The time is right for this kind of work. The last fifteen-to-twenty years have seen the rise of a critical mass of researchers with the requisite digital skills and humanistic training, a process in which Canadians and Canadian institutions have played an outsized role. These scholars are leading the introduction of new research techniques to the humanities and adapting more traditional methods to the digital age.
Just as importantly, they are also now leaders in the broader domain. Most organisations focussing on the integrative value of humanities research are led by digitally-active researchers, including the authors of this LOI: e.g. HĀSTAC (Davidson), 4Humanities (Liu and Rockwell), CenterNet and ADHO (Fraistat), GO::DH (Gil and O’Donnell), and the Praxis Network (Davidson). Many traditional humanities organisations and agencies, likewise, are led by scholars with a significant digital profile, including, in North America, SSHRC, the Modern Language Association, and numerous disciplinary societies. Funding agencies too have begun to cooperate internationally in the development of competitions on the integration of technology and humanities research. Recent government initiatives, such as the Canadian consultations on the New Digital Economy and, in the U.S., the appointment of Digital Humanists such as Davidson and John Unsworth to President Obama’s National Council on the Humanities, demonstrate the impact the “digital turn” is having at the policy level.
The pieces, in other words, are in place. What is missing is the catalyst that will allow this sense of moment to develop the kind of high-profile, transformative agenda a CIFAR-supported research network would support.
Canada has a history of excellence in pioneering the use of digital technology in humanistic study.
Early and innovative funding programmes such as the SSHRC Information, Text, Sound, and Technology (ITST) networking grants and the Canada Research Chairs programme helped Canadian researchers develop a strong national infrastructure of expertise in the area. Building on the work of Canadian pioneers, including Ian Lancashire, Willard McCarty, Christian Vandendorpe, and the Dictionary of Old English project, these initiatives have established Canadian researchers of the current generation as world leaders in both the new discipline of the Digital Humanities and the integration of technology into more traditional forms of humanistic research. Important contemporary Canadian projects include Synergies, Erudit, the Public Knowledge Partnership, INKE (Implementing New Knowledge Environments), ArticIQ, Global Outlook::Digital Humanities, and the world-leading Digital Humanities Summer Institute. Canadian researchers of the current generation with extensive international leadership in the discipline include Ray Siemens, Rowland Lorimer, Susan Brown, Peter Robinson, Christine McWebb, Kevin Kee, Chad Gaffield, Michael Sinatra, Stéfan Sinclair, and the Canadian members of the team behind this application, Rockwell and O’Donnell.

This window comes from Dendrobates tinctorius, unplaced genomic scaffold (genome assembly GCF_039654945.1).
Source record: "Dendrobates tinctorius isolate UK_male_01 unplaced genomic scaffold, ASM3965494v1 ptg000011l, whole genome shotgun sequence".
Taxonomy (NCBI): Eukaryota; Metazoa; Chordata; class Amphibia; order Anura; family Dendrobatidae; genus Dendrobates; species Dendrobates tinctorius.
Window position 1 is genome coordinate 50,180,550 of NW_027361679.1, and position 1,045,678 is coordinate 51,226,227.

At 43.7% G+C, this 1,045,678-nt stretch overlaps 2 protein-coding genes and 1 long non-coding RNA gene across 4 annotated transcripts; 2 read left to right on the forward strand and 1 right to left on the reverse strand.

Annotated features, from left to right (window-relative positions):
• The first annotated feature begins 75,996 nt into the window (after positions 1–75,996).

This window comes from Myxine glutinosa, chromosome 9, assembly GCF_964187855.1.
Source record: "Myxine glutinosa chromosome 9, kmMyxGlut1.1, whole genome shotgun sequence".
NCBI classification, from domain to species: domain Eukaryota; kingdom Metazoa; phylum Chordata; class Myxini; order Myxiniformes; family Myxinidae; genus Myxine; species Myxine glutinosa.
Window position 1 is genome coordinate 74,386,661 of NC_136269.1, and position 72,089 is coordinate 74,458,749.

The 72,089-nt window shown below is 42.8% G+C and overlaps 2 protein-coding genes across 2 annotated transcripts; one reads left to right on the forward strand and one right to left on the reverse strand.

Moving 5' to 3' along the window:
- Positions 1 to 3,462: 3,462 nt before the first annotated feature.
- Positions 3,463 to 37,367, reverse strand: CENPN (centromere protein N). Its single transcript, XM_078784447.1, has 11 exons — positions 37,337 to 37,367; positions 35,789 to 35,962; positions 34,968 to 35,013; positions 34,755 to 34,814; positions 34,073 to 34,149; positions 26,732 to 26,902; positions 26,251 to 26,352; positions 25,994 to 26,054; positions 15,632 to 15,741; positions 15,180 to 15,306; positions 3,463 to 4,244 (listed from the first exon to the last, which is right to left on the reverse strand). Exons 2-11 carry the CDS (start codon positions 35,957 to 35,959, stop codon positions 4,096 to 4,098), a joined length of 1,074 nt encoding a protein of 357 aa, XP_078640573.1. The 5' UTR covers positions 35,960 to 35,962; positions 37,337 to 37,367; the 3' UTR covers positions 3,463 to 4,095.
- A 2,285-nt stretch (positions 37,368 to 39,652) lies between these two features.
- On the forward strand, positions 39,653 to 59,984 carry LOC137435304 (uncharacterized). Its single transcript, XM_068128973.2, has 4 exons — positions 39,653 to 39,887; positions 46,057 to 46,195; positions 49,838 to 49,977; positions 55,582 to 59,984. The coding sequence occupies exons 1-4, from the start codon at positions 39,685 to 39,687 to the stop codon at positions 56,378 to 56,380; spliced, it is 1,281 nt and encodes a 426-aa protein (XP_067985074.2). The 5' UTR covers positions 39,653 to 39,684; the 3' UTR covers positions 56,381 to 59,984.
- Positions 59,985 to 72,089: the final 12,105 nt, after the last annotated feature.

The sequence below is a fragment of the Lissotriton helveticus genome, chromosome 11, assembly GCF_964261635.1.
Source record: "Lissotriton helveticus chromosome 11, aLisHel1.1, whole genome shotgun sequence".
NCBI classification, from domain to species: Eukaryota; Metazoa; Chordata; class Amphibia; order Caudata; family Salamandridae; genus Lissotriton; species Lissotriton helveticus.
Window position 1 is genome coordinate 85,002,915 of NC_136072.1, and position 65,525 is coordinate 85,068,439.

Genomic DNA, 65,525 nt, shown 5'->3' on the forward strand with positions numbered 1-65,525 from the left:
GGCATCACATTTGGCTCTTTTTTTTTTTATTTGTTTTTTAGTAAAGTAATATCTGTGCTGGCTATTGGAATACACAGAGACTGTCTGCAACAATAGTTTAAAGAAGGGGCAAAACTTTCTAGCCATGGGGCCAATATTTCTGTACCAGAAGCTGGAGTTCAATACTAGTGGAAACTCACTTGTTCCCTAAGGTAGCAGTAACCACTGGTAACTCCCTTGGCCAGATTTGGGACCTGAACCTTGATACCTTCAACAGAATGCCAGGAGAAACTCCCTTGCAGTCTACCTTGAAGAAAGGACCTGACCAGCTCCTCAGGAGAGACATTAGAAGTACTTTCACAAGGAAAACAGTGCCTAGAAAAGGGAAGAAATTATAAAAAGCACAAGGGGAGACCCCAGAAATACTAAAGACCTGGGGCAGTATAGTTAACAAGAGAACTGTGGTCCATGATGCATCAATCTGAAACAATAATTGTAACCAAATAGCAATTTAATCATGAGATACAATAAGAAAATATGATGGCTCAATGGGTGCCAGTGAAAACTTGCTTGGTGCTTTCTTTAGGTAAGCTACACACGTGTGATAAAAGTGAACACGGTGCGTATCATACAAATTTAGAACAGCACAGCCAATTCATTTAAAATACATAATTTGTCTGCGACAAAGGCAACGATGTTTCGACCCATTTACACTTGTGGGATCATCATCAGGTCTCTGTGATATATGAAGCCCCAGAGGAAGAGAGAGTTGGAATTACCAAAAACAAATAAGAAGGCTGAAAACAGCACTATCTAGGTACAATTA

These people and projects are part of a wide and increasingly diverse global network of researchers, centres, and projects. These include the non-Canadian proponents of this LOI, Davidson, Fraistat, Gil, and Liu, and others ranging from Alliance of Digital Humanities Organisations and the Consortium of Humanities Centers to individuals with well-established international reputations such as, in the U.S., Kathleen Fitzpatrick (MLA), Laura Mandell (TAMU), Ian Bogost (Georgia Tech), and John Unsworth (Brandeis); in the U.K., Andrew Prescott (KCL) and Melissa Terras (UCL); Ernesto Priani and Isabel Galani (Mexico); Jieh Hsiang (Taiwan); Domenico Fiormonte (Italy); and Amlan Dasgupta and members of the Sarai project (India)—to name only a few of the many researchers and organisations around the globe who are engaged with topics of relevance to this call.